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Big Data Needs Programmable Infrastructure, and Vice Versa

Big Data has grown from a super-hyped term of the past few years to become a core part of how many businesses operate. Data analytics help determine everything from which delivery route is best to which shade of red to use in packaging, to which employees to hire and promote.

But as Big Data becomes an ever bigger part of how companies are managed, it presents a growing challenge to IT operations responsible for storing, processing, and delivering that data where and when it’s needed. One answer to that challenge is programmable infrastructure, such as software-defined networking (SDN). Here’s why:

Big Data needs robust infrastructure.

Most of the infrastructure discussion around Big Data thus far has centered on the storage issues it can raise. Though large amounts of storage seem to become more affordable by the second, the growing storage needs of Big Data have outpaced those dropping prices.

But the ability to move data is nearly as important, and as challenging, as the ability to store it. Data hosted in a cloud configuration, or across several clouds in an Intercloud, needs a fast and robust infrastructure so that it can flow freely as needed.

We need to process—not store.

Many organizations have approached Big Data with the assumption that if they retain data—as much data as they can come up with—it will prove to be useful in unexpected ways. That’s turned out to be perfectly true. Target never guessed when it created registries for expectant mothers that a few years later data analysts could use that information to identify pregnant women in their first trimesters. 

But if “let’s keep it all!” has proved to be an effective approach to Big Data, it’s increasingly impossible to sustain. Enterprise IT departments are facing the fact that they need to put algorithms in place to determine which data to keep and which to discard, and do it in real time. That will require more powerful processing and faster infrastructure, and increasingly those elements will be as important as storage.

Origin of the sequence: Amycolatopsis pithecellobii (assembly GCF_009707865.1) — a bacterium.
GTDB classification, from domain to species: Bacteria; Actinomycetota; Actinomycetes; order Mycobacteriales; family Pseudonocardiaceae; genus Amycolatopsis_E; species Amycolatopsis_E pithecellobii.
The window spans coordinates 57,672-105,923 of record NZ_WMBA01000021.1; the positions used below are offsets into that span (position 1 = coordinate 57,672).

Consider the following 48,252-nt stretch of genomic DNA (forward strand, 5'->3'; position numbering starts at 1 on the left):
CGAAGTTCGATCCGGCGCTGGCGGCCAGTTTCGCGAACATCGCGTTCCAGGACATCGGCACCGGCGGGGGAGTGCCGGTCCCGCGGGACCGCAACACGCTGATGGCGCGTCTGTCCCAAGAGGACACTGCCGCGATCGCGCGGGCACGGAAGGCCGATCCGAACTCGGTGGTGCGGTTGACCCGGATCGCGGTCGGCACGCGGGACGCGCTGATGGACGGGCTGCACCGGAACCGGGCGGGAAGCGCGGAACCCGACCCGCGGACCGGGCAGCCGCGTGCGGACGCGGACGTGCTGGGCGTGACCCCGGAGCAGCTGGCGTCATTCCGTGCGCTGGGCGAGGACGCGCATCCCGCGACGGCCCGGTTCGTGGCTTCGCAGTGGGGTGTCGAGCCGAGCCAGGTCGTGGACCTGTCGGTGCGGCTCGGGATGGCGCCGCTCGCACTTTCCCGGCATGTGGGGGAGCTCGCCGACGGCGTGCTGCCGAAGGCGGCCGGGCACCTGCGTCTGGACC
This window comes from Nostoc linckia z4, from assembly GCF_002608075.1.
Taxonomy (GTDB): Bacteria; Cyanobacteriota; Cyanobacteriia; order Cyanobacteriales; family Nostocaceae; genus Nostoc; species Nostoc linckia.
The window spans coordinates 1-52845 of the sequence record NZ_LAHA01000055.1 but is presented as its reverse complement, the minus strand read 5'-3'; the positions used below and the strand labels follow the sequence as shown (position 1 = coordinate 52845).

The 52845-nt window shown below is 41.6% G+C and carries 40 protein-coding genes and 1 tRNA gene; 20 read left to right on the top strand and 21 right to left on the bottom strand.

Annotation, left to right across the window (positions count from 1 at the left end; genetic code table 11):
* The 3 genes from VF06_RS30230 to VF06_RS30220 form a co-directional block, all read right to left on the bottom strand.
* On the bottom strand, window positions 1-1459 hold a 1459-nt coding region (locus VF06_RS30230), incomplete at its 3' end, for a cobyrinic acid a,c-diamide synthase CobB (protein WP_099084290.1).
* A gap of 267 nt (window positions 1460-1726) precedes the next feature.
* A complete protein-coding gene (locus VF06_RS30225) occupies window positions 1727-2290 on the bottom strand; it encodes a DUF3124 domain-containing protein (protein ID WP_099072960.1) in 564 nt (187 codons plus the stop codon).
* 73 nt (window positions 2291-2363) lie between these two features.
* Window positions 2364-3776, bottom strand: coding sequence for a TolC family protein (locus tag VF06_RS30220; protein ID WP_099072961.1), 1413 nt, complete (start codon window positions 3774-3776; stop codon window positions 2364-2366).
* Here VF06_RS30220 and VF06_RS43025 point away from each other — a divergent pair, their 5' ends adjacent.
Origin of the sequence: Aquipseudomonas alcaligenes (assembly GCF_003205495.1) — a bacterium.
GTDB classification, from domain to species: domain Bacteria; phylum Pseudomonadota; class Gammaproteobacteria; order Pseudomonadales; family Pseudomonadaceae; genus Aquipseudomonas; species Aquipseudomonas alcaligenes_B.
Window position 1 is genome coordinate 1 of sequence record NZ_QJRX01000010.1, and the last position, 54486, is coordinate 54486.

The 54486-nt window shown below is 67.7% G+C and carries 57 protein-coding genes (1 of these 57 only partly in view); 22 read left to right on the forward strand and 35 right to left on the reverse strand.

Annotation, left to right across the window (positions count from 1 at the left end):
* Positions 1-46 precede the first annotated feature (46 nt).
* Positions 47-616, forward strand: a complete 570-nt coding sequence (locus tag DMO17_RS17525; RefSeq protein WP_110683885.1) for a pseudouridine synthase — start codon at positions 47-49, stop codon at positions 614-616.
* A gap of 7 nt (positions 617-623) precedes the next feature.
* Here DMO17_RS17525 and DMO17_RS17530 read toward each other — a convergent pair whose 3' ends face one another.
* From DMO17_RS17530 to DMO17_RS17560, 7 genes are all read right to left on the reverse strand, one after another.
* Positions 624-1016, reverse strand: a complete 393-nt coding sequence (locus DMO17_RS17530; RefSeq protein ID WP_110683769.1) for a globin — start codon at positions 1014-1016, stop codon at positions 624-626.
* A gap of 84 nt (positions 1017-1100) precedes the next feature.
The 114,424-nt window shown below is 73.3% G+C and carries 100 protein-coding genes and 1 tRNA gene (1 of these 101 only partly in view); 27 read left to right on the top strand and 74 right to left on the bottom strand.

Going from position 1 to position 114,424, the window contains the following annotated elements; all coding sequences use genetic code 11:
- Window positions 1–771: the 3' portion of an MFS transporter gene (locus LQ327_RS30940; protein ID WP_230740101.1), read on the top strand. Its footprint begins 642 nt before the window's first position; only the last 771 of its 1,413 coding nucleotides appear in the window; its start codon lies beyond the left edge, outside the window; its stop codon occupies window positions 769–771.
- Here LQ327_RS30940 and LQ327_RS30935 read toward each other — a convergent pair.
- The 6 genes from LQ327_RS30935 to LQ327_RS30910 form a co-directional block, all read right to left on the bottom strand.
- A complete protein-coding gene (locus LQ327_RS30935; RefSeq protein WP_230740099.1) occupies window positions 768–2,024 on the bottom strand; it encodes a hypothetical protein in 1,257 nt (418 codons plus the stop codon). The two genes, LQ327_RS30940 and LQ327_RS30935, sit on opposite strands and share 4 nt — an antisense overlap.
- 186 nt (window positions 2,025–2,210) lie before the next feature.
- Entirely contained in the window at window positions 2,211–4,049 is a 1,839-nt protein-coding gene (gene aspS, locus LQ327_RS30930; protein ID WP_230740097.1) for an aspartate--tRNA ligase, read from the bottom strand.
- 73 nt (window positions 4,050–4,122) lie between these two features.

Big Data needs to work in real time.

While there are certainly situations in which thoughtful analysis after the fact is a valuable use of Big Data, increasingly data scientists are looking to put data into real-time use; for instance by analyzing incoming signals to quickly find the location of a breakdown on a factory floor—or identify customer-service problems in real time. Data doesn’t just need to be big; it also needs to be fast.

This is where programmable infrastructure can make a significant difference, because it allows IT organizations to easily give priority to essential data, automatically tune the network to avoid bottlenecks, and change rules on the fly as data and processing needs require. And when organizations are seeking to address every single customer complaint about a salad or other food item, anything that slows that data down is real problem.

IoE is upping the ante

With the arrival of the Internet of Everything, IT departments clinging to the old let’s-save-everything model will be forced to rethink those strategies. Interconnected devices, machine-to-machine (M2M) communications, and other elements of IoE will force the last holdouts to begin processing data in real time. In a world where people, processes, mobile devices, and machines are all connected, fast infrastructure, based on centralized programming will be an absolute necessity. 

The reverse is also true. If Big Data depends on a robust and fast-moving network to be used to its full potential, it’s equally true that programmable infrastructure relies on Big Data to deliver its maximum benefits. Here’s why:

 Optimum network performance requires data analysis in real time.

Getting the most benefit from a programmable infrastructure implementation requires data analytics throughout the entire process. Sophisticated analysis of how data is traveling through the network—in real time—helps software-defined networks tune themselves for optimum efficiency on the fly.

 Analysis after the fact will help us build healthier networks.

In addition to helping programmable networks fulfill their promise of greater efficiency by analyzing traffic flow in real time, analysis of collected data on network traffic flow patterns is essential for further improving performance. IT organizations can use this information to write rules that optimize the network even more, squeezing the maximum possible benefit out of programmable infrastructure deployment. 

…Until eventually the infrastructure can figure it out for itself.

The future promise of programmable infrastructure is that it will soon be able to program itself, requiring human operators to provide only to provide their intent for the network’s performance, identifying the data and processes that should jump to the head of the line, and which can take a bit longer—and then theautonomic network will make the necessary adjustments to deliver what the organization needs.

It’s a future that’s only possible as the network uses Big Data to discover how traffic flows, and a perfect example of programmable infrastructure and Big Data benefiting each other.  

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